The top ten countries with the most open markets for services trade in 2017 are Latvia,Ireland, Germany, Netherlands, Australia, Lithuania, Denmark, Japan, United Kingdom,and the Czech Republic.

    Norway recorded the most significant liberalising reforms in 2017, followed by Indonesiaand Iceland.

    Leading sectoral reformers from 2014 to 2017 include Mexico in telecommunications, thePeoples Republic of China in rail freight transport services, and Japan in logistics services(customs brokerage).

    Top services exporters

    The United States exported services worth USD 752 billion in 2016, followed by theUnited Kingdom (USD 333 billion), Germany (USD 281 billion), France (USD 237 billion),and the Peoples Republic of China (USD 207 billion).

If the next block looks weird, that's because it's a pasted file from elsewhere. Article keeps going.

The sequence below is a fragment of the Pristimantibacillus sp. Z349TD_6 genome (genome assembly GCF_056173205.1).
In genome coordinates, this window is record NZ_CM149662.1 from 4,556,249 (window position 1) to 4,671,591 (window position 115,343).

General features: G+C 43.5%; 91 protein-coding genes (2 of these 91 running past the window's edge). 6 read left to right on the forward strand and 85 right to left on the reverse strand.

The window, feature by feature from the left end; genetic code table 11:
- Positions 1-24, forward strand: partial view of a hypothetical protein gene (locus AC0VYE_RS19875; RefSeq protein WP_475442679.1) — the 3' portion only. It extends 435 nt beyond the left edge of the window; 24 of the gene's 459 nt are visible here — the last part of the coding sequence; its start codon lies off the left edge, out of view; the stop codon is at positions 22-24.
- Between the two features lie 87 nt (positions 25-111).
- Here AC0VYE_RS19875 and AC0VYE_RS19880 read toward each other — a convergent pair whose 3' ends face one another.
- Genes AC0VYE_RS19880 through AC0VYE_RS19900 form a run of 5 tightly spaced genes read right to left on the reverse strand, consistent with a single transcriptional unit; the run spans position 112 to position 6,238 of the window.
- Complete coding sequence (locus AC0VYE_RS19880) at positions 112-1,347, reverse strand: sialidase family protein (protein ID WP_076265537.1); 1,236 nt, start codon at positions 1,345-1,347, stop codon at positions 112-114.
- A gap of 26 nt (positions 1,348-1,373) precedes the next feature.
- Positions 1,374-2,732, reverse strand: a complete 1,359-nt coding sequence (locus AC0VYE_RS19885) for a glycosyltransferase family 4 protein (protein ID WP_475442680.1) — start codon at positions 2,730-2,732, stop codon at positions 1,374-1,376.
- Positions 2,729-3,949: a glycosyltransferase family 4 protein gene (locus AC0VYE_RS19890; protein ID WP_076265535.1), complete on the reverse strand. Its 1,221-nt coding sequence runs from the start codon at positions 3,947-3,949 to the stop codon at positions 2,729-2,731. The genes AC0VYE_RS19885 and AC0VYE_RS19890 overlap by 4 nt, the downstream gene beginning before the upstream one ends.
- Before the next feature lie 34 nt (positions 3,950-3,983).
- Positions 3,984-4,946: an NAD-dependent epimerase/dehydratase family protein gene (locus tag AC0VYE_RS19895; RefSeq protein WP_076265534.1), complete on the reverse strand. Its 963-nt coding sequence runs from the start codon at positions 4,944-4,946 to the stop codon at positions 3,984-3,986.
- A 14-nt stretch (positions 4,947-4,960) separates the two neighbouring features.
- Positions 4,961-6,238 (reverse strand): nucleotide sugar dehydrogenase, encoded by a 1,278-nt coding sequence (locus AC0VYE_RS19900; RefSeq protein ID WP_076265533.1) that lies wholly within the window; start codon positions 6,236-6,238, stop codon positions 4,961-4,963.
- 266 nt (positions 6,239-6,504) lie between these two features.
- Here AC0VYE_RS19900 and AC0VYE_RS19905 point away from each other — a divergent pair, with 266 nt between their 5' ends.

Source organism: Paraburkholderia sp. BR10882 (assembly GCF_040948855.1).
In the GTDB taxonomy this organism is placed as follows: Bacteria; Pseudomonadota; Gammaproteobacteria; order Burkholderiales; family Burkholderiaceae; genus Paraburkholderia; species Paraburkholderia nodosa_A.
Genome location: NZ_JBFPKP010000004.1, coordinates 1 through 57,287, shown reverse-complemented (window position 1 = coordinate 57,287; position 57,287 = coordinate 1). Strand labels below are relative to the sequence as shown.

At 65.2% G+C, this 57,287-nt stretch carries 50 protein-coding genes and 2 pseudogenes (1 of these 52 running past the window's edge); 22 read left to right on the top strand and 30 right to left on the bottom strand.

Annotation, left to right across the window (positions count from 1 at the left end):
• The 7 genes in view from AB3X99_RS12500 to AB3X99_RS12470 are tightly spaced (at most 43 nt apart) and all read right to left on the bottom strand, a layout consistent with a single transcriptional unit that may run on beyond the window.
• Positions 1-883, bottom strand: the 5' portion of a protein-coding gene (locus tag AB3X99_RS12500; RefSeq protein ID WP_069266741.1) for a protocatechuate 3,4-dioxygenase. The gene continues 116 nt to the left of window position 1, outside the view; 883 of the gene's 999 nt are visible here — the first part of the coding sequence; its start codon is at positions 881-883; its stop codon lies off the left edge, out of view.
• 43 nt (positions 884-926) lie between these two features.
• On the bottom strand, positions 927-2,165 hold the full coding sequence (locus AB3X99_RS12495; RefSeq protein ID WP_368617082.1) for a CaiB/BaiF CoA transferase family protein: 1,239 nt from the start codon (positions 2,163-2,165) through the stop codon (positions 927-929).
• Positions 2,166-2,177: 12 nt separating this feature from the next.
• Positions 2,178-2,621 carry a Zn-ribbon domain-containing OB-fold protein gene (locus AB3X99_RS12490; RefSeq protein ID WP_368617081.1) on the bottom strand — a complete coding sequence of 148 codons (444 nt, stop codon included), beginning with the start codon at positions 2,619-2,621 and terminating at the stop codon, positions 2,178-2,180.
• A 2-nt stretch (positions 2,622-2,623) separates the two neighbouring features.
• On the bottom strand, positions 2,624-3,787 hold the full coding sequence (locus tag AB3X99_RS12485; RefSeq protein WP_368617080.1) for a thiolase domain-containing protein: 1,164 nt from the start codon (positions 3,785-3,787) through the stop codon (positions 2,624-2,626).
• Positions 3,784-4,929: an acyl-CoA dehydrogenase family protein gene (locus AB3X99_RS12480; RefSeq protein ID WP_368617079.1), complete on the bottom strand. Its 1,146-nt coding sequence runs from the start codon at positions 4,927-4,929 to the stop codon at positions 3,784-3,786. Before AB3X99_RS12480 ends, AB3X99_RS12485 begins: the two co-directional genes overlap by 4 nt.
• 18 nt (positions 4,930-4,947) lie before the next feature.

OECD 2018

    Key analytical findings

    Services trade barriers impede services exports. OECD estimates reveal that thetrade cost equivalent of services trade barriers largely exceeds the average tariff ontraded goods. Services trade barriers have a strong anti-export bias that impedesservices exports as much as services imports. Trade costs arise both from policies thatexplicitly target foreign suppliers and from domestic regulation that falls short of bestpractice in the area of competition policy and rule-making.